The clean and the unclean are together. You and I as believers have these two natures. Our Lord said: “That which is born of the flesh is flesh; and that which is born of the Spirit is spirit” (John 3:6).

And Paul writes: “for I knew that in me (that is, in my flesh,) dwelleth no good thing: for to will is present with me; but how to perform that which is good I find not” (Rom. 7:18).

Paul spoke of a struggle between the two natures. And there is a struggle today between the old nature and the new nature of a believer.

The raven went out into a judged world, but he found a feast in the dead carcass because that is the thing he lived on.

The bloated carcass of an elephant would have made him a banquet; I tell you, it would have been for him a bacchanalian orgy. Back and forth, he restlessly went up and down.

May I say to you, that is the picture of the old nature; the old nature is like that raven. The old nature loves the things of the world and feasts on them.

That is the reason so many people watch television on Sunday night and do not go to church. Don’t tell me that you have some good excuse for that.

You do have an old nature, but that is no excuse because you ought not to be living in the old nature. The dove went out into a judged world, but she found no rest, no satisfaction, and she returned to the ark.

The dove represents the believer in the world. The old raven went out into the world and loved it.

When he found that old carcass, he probably thought the Millennium had arrived!

You see, it is a matter of viewpoint. A professor said to me, “This matter of what’s right and wrong is relative.”

He’s right; it is. It is what God says is right, and it is what the professor says is wrong—and he does not find very much that is wrong, by the way. What God says is wrong is wrong.

The believer is told, “Love not the world, neither the things that are in the world . . .” (1 John 2:15). You and I are living in a judged world today. We are in the world, but not of it.

We are to use it, but not abuse it. We are not to fall in love with it, but we are to attempt to win the lost in this world and get out the Word of God.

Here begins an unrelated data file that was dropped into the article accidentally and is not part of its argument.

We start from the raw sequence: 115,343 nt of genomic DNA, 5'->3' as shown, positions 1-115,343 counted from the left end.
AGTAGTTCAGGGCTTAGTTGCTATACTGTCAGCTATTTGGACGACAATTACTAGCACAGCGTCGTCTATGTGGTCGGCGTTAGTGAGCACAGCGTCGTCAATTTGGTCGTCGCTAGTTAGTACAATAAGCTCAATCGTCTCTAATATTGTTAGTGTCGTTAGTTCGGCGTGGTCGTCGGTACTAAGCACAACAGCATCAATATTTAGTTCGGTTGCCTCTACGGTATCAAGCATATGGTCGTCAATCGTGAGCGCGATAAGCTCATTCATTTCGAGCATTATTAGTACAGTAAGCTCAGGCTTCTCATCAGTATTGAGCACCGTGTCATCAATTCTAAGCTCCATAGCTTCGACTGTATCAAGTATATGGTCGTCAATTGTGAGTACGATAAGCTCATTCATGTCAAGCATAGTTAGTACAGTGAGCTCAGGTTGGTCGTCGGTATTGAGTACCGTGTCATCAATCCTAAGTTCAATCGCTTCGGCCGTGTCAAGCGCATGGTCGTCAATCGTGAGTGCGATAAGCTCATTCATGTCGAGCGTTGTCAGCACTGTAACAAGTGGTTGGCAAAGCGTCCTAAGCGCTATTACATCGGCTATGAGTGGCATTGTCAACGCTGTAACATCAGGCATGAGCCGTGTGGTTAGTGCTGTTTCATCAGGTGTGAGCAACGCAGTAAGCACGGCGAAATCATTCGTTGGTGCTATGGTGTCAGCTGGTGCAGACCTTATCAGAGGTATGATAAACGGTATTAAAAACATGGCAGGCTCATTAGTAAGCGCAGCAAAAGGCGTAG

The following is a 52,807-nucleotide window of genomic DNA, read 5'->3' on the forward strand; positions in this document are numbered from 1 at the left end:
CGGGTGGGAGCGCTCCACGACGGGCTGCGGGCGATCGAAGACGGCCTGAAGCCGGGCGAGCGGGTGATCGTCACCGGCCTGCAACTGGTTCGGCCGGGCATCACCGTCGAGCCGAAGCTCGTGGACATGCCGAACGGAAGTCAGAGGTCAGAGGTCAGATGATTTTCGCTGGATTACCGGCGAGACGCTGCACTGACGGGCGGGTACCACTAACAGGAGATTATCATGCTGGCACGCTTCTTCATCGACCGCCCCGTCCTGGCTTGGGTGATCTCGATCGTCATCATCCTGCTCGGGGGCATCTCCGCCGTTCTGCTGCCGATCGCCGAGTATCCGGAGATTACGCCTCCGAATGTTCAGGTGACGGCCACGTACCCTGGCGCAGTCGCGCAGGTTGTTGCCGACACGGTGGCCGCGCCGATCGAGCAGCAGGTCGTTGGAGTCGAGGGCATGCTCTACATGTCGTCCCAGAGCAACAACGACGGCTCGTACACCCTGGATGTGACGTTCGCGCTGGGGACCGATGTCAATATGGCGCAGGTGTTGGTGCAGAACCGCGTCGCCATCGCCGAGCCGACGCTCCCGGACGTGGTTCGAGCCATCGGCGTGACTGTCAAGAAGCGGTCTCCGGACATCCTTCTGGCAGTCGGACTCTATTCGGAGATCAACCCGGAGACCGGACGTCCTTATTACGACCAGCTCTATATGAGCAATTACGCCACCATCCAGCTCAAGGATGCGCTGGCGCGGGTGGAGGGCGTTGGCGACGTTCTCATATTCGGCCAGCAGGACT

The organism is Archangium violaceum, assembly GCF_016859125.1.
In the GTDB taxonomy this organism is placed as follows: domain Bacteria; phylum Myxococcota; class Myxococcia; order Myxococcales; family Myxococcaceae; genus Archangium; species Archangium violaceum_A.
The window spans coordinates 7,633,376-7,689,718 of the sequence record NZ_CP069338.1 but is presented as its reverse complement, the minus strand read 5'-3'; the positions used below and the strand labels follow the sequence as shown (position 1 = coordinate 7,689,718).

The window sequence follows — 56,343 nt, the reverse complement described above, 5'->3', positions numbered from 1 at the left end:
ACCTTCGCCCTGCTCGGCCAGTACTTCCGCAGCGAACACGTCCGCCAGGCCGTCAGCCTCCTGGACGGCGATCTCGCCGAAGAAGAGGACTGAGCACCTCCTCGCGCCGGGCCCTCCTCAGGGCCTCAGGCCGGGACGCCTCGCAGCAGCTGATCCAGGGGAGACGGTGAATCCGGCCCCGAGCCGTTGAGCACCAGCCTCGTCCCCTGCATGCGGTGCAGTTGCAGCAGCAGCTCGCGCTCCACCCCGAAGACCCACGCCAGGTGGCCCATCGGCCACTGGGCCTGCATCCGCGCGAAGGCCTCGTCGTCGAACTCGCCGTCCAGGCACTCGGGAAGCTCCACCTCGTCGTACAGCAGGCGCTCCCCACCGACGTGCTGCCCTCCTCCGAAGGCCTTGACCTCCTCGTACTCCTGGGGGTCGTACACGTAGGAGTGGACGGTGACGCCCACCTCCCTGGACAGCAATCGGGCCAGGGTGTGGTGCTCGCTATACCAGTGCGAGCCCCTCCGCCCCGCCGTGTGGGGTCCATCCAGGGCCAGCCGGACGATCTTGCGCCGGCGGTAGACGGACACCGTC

Our Lord told us, “. . . Go ye into all the world, and preach the gospel to every creature” (Mark 16:15). Let’s take care of our job down here and get out the Word of God—that is the important thing.

The dove recognized what kind of a world she was in, and she found no rest. She found rest only in the ark, and that ark sets forth Christ, if you please.

Let me ask you these very personal question:

What kind of bird are you?

Are you a raven or a dove?

If you are a child of God, you have both natures—but which one are you living in today?

Do you love the things of God, or don’t you?

I hope that you have really enjoyed this post,

Please Leave All Comments in the Comment Box Below

 


2 thoughts on “GOD Remembers Noah – The Rains Dry Up (G-8-HBS)

  1. One of my first memories as a child learning about the Bible, was Noah sending out the dove to find dry land. 

    And the the rainbow as a sign from God at the end of the flood. And this beautiful Bible story is still being shared around the world today. 

    This is a timely reminder about the greatness of God and how he looks after us and those that obey him.

    1. Hello Again,

      Thank you for another comment on this website.

      Genesis 9:16

      And the bow shall be in the cloud; and I will look upon it, that I may remember the everlasting covenant between God and every living creature of all flesh that is upon the earth.

      Genesis 9:17
      And God said unto Noah, This is the token of the covenant, which I have established between me and all flesh that is upon the earth.

      I couldn’t agree more.
      Have A Blessed Day,
      Jerry